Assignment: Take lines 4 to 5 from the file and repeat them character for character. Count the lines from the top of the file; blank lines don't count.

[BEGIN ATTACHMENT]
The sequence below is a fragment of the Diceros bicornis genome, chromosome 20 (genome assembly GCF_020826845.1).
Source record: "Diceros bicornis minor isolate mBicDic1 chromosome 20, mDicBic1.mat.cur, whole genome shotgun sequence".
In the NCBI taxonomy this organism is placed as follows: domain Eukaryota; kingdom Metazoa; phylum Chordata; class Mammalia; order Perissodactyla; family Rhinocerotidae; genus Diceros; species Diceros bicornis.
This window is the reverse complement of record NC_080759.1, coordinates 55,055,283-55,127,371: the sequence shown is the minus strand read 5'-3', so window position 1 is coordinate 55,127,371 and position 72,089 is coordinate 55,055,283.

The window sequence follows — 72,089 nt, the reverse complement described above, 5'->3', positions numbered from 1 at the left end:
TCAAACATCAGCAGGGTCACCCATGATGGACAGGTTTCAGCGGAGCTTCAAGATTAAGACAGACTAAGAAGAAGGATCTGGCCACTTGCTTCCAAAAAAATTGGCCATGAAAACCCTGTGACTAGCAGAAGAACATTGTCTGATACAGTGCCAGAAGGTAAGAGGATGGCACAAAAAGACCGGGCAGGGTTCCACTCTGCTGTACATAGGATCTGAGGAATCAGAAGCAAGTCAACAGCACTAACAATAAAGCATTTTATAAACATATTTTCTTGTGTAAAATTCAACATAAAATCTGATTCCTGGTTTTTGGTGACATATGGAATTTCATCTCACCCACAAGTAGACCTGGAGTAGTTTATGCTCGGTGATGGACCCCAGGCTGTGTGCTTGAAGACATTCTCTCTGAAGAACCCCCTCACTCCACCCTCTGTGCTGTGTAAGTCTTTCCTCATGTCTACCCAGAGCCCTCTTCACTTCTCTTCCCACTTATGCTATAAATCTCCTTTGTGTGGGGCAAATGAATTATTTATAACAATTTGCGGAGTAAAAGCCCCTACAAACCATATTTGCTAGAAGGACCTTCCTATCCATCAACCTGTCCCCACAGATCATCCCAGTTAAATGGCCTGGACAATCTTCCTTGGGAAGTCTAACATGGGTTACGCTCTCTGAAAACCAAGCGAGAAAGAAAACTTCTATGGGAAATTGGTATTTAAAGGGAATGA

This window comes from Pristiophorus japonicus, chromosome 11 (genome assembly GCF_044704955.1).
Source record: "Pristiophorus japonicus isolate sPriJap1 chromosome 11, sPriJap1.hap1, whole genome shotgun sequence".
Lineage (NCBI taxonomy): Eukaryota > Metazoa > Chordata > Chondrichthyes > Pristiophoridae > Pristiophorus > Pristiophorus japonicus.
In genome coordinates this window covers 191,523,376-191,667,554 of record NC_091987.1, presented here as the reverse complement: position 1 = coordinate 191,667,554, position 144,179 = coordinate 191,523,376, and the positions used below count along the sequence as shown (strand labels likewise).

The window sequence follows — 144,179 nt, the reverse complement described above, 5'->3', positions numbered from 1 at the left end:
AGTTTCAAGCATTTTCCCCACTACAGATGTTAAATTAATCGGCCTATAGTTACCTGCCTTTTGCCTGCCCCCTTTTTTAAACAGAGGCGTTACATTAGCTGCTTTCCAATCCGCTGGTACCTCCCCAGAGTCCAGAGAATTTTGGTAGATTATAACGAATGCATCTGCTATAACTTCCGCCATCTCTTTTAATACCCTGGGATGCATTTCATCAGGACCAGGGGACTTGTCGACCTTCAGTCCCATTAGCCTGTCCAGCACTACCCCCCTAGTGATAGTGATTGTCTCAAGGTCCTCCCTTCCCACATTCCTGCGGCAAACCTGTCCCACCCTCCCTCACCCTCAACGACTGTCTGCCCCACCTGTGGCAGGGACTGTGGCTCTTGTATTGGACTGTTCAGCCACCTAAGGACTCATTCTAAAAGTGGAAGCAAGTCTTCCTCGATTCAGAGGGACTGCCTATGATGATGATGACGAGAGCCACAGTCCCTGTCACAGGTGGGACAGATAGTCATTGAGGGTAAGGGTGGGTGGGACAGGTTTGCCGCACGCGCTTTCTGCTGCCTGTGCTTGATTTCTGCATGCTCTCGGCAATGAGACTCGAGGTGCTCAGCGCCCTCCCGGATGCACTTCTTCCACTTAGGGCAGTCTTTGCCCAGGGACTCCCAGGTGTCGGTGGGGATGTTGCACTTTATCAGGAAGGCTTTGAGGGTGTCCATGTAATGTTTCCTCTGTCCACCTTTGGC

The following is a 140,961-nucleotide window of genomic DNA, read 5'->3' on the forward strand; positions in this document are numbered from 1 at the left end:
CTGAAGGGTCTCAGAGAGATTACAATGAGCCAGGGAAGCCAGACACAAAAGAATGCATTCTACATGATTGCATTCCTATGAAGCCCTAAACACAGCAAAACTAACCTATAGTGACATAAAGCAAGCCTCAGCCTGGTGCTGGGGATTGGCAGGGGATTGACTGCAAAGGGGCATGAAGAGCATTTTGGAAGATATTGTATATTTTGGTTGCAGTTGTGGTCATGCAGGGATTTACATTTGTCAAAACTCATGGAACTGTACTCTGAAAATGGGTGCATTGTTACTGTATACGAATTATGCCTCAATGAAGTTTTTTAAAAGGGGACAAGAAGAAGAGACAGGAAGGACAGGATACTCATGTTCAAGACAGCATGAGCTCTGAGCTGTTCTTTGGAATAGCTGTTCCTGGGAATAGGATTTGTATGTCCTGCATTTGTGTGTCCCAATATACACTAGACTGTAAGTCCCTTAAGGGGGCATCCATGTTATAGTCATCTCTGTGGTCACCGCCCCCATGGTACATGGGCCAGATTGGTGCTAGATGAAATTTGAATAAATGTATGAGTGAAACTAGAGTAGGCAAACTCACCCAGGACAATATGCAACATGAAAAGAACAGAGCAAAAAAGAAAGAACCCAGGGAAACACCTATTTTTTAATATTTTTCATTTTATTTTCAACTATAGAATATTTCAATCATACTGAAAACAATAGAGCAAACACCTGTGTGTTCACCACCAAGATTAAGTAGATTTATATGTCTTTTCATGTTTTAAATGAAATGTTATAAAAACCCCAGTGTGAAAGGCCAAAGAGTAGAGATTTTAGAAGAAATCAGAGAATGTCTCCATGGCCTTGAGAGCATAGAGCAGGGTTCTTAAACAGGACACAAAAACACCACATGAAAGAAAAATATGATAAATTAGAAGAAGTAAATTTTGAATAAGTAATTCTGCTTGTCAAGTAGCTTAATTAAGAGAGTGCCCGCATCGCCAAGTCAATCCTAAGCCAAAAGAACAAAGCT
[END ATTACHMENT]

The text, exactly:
This window is the reverse complement of record NC_080759.1, coordinates 55,055,283-55,127,371: the sequence shown is the minus strand read 5'-3', so window position 1 is coordinate 55,127,371 and position 72,089 is coordinate 55,055,283.

The window sequence follows — 72,089 nt, the reverse complement described above, 5'->3', positions numbered from 1 at the left end: